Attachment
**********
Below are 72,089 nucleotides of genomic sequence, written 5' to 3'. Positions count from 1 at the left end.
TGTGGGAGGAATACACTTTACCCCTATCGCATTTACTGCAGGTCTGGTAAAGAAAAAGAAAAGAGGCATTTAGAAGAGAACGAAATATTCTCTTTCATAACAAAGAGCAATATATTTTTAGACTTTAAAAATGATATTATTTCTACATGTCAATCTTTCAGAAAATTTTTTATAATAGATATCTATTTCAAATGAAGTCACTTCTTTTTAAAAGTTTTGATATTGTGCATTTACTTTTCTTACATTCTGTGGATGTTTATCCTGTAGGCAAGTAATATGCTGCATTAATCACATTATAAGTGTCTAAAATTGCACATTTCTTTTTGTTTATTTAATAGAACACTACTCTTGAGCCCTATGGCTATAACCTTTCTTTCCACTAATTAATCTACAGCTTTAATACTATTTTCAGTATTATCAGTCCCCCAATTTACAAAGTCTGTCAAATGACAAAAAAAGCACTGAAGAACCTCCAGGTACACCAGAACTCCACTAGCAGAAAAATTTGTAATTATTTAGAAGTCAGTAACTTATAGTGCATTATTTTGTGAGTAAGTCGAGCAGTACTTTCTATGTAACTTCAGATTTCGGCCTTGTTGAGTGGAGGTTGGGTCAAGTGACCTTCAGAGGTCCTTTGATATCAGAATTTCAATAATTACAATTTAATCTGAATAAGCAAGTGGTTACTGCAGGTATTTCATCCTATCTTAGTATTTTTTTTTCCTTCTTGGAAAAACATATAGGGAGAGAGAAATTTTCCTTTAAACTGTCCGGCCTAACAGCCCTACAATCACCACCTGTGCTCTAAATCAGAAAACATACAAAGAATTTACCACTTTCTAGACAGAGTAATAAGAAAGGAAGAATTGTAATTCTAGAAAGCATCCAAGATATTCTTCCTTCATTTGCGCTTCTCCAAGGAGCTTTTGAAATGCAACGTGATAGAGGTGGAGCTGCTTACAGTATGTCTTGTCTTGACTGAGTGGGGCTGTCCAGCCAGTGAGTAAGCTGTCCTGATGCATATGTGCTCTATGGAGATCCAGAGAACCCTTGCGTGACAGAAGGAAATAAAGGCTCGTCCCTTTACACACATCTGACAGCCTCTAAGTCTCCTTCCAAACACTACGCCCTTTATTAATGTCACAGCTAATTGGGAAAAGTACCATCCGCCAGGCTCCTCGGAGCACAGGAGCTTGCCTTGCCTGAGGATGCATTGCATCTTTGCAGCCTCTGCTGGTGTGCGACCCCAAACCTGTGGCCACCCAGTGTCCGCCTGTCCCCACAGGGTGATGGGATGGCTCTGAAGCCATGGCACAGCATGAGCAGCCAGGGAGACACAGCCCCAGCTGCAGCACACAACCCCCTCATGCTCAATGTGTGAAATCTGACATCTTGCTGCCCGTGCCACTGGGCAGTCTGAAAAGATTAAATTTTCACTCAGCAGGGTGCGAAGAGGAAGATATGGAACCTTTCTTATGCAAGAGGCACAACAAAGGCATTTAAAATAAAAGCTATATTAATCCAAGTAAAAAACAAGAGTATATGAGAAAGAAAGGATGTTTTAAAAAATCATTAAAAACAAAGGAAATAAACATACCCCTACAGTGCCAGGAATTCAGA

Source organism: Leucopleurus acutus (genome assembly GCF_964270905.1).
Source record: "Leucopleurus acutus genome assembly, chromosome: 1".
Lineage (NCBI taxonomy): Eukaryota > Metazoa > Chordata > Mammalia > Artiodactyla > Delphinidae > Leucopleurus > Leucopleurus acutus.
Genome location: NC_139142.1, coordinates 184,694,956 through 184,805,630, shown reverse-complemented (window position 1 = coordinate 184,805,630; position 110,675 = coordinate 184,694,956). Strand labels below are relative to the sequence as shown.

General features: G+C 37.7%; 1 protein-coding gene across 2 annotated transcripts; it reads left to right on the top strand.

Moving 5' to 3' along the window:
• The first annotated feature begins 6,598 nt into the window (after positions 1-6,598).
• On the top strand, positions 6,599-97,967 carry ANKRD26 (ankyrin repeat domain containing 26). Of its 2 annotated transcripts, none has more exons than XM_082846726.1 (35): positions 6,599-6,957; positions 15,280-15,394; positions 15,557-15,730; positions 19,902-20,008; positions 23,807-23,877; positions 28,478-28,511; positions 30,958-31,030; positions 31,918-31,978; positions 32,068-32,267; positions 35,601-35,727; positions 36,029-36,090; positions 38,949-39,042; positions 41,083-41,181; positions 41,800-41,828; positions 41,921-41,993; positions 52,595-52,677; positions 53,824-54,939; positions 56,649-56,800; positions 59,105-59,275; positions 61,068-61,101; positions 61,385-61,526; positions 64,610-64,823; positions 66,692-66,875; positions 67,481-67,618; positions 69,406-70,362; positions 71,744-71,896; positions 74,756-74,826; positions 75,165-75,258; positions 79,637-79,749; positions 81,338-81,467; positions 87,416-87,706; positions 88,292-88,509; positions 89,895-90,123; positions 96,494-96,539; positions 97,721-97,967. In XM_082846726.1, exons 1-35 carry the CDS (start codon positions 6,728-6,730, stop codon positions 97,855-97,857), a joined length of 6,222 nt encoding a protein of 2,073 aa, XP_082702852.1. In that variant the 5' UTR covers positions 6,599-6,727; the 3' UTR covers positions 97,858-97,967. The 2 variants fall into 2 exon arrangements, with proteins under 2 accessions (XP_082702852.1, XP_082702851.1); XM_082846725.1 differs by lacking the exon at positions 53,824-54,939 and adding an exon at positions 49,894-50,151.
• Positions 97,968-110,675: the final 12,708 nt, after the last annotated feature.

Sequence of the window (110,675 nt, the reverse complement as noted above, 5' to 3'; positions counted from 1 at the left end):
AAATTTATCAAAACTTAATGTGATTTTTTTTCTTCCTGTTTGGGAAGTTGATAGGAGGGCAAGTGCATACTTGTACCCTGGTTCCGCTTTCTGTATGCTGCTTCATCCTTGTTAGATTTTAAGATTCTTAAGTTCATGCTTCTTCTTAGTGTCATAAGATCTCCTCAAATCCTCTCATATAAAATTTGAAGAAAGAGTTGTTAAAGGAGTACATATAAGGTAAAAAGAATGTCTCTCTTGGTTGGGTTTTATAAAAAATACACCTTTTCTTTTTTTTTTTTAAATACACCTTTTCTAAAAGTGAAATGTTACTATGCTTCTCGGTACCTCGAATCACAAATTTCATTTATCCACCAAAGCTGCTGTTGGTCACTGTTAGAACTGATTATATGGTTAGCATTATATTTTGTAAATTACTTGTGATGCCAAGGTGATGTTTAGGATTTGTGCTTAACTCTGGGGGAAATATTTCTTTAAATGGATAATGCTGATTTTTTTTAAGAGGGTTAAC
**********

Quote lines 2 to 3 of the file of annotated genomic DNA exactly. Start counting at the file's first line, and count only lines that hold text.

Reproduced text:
TGTGGGAGGAATACACTTTACCCCTATCGCATTTACTGCAGGTCTGGTAAAGAAAAAGAAAAGAGGCATTTAGAAGAGAACGAAATATTCTCTTTCATAACAAAGAGCAATATATTTTTAGACTTTAAAAATGATATTATTTCTACATGTCAATCTTTCAGAAAATTTTTTATAATAGATATCTATTTCAAATGAAGTCACTTCTTTTTAAAAGTTTTGATATTGTGCATTTACTTTTCTTACATTCTGTGGATGTTTATCCTGTAGGCAAGTAATATGCTGCATTAATCACATTATAAGTGTCTAAAATTGCACATTTCTTTTTGTTTATTTAATAGAACACTACTCTTGAGCCCTATGGCTATAACCTTTCTTTCCACTAATTAATCTACAGCTTTAATACTATTTTCAGTATTATCAGTCCCCCAATTTACAAAGTCTGTCAAATGACAAAAAAAGCACTGAAGAACCTCCAGGTACACCAGAACTCCACTAGCAGAAAAATTTGTAATTATTTAGAAGTCAGTAACTTATAGTGCATTATTTTGTGAGTAAGTCGAGCAGTACTTTCTATGTAACTTCAGATTTCGGCCTTGTTGAGTGGAGGTTGGGTCAAGTGACCTTCAGAGGTCCTTTGATATCAGAATTTCAATAATTACAATTTAATCTGAATAAGCAAGTGGTTACTGCAGGTATTTCATCCTATCTTAGTATTTTTTTTTCCTTCTTGGAAAAACATATAGGGAGAGAGAAATTTTCCTTTAAACTGTCCGGCCTAACAGCCCTACAATCACCACCTGTGCTCTAAATCAGAAAACATACAAAGAATTTACCACTTTCTAGACAGAGTAATAAGAAAGGAAGAATTGTAATTCTAGAAAGCATCCAAGATATTCTTCCTTCATTTGCGCTTCTCCAAGGAGCTTTTGAAATGCAACGTGATAGAGGTGGAGCTGCTTACAGTATGTCTTGTCTTGACTGAGTGGGGCTGTCCAGCCAGTGAGTAAGCTGTCCTGATGCATATGTGCTCTATGGAGATCCAGAGAACCCTTGCGTGACAGAAGGAAATAAAGGCTCGTCCCTTTACACACATCTGACAGCCTCTAAGTCTCCTTCCAAACACTACGCCCTTTATTAATGTCACAGCTAATTGGGAAAAGTACCATCCGCCAGGCTCCTCGGAGCACAGGAGCTTGCCTTGCCTGAGGATGCATTGCATCTTTGCAGCCTCTGCTGGTGTGCGACCCCAAACCTGTGGCCACCCAGTGTCCGCCTGTCCCCACAGGGTGATGGGATGGCTCTGAAGCCATGGCACAGCATGAGCAGCCAGGGAGACACAGCCCCAGCTGCAGCACACAACCCCCTCATGCTCAATGTGTGAAATCTGACATCTTGCTGCCCGTGCCACTGGGCAGTCTGAAAAGATTAAATTTTCACTCAGCAGGGTGCGAAGAGGAAGATATGGAACCTTTCTTATGCAAGAGGCACAACAAAGGCATTTAAAATAAAAGCTATATTAATCCAAGTAAAAAACAAGAGTATATGAGAAAGAAAGGATGTTTTAAAAAATCATTAAAAACAAAGGAAATAAACATACCCCTACAGTGCCAGGAATTCAGA

Source organism: Leucopleurus acutus (genome assembly GCF_964270905.1).